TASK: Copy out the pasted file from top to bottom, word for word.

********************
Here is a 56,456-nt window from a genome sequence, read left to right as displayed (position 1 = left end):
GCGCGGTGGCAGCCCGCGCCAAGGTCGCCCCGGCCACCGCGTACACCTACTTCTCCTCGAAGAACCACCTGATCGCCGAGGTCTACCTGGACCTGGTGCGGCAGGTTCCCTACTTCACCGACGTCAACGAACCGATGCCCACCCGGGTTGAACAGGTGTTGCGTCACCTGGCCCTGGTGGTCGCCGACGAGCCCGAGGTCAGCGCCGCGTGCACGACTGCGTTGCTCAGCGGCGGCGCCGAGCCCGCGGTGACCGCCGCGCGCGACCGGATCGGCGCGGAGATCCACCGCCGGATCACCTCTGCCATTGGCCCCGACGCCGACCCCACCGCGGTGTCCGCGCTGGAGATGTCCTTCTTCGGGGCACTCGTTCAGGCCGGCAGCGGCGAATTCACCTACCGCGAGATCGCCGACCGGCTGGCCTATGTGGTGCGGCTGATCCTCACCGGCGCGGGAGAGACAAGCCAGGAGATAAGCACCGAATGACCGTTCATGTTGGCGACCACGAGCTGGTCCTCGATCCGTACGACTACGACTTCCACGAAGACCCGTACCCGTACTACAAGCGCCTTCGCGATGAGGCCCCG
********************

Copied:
Here is a 56,456-nt window from a genome sequence, read left to right as displayed (position 1 = left end):
GCGCGGTGGCAGCCCGCGCCAAGGTCGCCCCGGCCACCGCGTACACCTACTTCTCCTCGAAGAACCACCTGATCGCCGAGGTCTACCTGGACCTGGTGCGGCAGGTTCCCTACTTCACCGACGTCAACGAACCGATGCCCACCCGGGTTGAACAGGTGTTGCGTCACCTGGCCCTGGTGGTCGCCGACGAGCCCGAGGTCAGCGCCGCGTGCACGACTGCGTTGCTCAGCGGCGGCGCCGAGCCCGCGGTGACCGCCGCGCGCGACCGGATCGGCGCGGAGATCCACCGCCGGATCACCTCTGCCATTGGCCCCGACGCCGACCCCACCGCGGTGTCCGCGCTGGAGATGTCCTTCTTCGGGGCACTCGTTCAGGCCGGCAGCGGCGAATTCACCTACCGCGAGATCGCCGACCGGCTGGCCTATGTGGTGCGGCTGATCCTCACCGGCGCGGGAGAGACAAGCCAGGAGATAAGCACCGAATGACCGTTCATGTTGGCGACCACGAGCTGGTCCTCGATCCGTACGACTACGACTTCCACGAAGACCCGTACCCGTACTACAAGCGCCTTCGCGATGAGGCCCCG